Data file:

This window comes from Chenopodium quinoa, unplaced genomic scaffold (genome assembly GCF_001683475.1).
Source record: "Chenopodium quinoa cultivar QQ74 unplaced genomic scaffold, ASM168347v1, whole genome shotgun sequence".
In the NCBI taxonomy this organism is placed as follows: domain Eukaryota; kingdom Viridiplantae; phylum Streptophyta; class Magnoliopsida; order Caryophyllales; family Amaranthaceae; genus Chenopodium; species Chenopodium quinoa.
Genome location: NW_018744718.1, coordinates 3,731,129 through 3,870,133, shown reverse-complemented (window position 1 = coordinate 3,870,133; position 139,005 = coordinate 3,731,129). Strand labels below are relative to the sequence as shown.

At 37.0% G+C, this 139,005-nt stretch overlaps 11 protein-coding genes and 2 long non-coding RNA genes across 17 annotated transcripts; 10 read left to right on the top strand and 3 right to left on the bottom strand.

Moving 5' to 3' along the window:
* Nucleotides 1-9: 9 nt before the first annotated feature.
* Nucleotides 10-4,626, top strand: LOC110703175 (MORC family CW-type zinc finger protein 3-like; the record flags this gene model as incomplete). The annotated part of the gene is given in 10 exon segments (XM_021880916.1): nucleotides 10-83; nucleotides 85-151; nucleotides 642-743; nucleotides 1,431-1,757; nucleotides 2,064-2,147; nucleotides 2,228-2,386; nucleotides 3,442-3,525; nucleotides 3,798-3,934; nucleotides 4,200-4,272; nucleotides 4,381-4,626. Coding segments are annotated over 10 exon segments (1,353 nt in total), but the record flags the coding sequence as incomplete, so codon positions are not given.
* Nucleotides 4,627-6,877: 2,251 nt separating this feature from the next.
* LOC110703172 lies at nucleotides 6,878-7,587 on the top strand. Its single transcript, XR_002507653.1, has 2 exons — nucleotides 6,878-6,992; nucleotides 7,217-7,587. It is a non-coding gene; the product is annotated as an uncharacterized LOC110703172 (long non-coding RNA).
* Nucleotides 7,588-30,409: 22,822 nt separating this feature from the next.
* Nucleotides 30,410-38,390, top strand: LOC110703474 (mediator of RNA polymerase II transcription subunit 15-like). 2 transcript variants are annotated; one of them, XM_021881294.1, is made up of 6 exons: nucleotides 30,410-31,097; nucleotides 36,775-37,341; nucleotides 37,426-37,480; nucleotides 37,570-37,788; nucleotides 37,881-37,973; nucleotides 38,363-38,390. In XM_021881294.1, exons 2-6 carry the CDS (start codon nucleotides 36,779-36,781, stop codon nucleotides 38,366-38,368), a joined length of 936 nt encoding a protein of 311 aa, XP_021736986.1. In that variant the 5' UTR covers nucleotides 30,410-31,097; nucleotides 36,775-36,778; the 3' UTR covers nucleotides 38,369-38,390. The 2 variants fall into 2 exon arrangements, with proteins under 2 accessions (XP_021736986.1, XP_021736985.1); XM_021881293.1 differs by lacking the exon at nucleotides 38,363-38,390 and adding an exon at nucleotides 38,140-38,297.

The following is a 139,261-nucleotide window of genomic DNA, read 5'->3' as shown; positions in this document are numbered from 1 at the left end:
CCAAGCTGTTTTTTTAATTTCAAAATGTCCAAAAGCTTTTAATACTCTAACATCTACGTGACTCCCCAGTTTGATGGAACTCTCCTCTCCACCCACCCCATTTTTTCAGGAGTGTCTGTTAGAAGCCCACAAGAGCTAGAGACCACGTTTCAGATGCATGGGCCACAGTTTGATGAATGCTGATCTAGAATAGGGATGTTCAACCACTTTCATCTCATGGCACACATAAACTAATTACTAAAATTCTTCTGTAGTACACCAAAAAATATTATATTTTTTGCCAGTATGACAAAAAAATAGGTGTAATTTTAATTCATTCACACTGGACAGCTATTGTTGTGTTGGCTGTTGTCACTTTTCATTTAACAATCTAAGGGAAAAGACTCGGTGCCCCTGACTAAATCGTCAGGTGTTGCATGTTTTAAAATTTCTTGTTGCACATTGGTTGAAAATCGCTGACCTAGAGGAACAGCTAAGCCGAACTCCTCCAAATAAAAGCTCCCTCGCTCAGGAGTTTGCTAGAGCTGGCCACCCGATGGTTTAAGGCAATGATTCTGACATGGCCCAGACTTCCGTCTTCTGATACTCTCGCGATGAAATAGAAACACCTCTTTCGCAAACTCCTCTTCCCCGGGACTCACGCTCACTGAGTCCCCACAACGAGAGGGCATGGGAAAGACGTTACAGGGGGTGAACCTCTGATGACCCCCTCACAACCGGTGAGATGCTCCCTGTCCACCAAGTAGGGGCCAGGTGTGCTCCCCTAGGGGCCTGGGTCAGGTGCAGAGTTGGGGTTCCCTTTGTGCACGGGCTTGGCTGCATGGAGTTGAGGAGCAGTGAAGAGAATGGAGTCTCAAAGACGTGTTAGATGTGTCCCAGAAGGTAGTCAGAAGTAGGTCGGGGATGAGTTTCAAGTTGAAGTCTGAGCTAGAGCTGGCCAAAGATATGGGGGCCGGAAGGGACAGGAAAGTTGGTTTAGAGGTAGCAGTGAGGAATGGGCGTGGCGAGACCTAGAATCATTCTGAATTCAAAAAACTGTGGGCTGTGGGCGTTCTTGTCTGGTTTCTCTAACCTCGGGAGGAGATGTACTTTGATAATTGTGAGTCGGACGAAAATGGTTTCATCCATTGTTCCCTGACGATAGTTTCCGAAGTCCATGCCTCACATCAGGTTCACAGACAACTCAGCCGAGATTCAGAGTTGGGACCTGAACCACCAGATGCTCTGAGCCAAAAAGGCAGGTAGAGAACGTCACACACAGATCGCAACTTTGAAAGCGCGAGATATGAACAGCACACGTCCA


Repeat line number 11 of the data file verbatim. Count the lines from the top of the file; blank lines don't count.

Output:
* Nucleotides 7,588-30,409: 22,822 nt separating this feature from the next.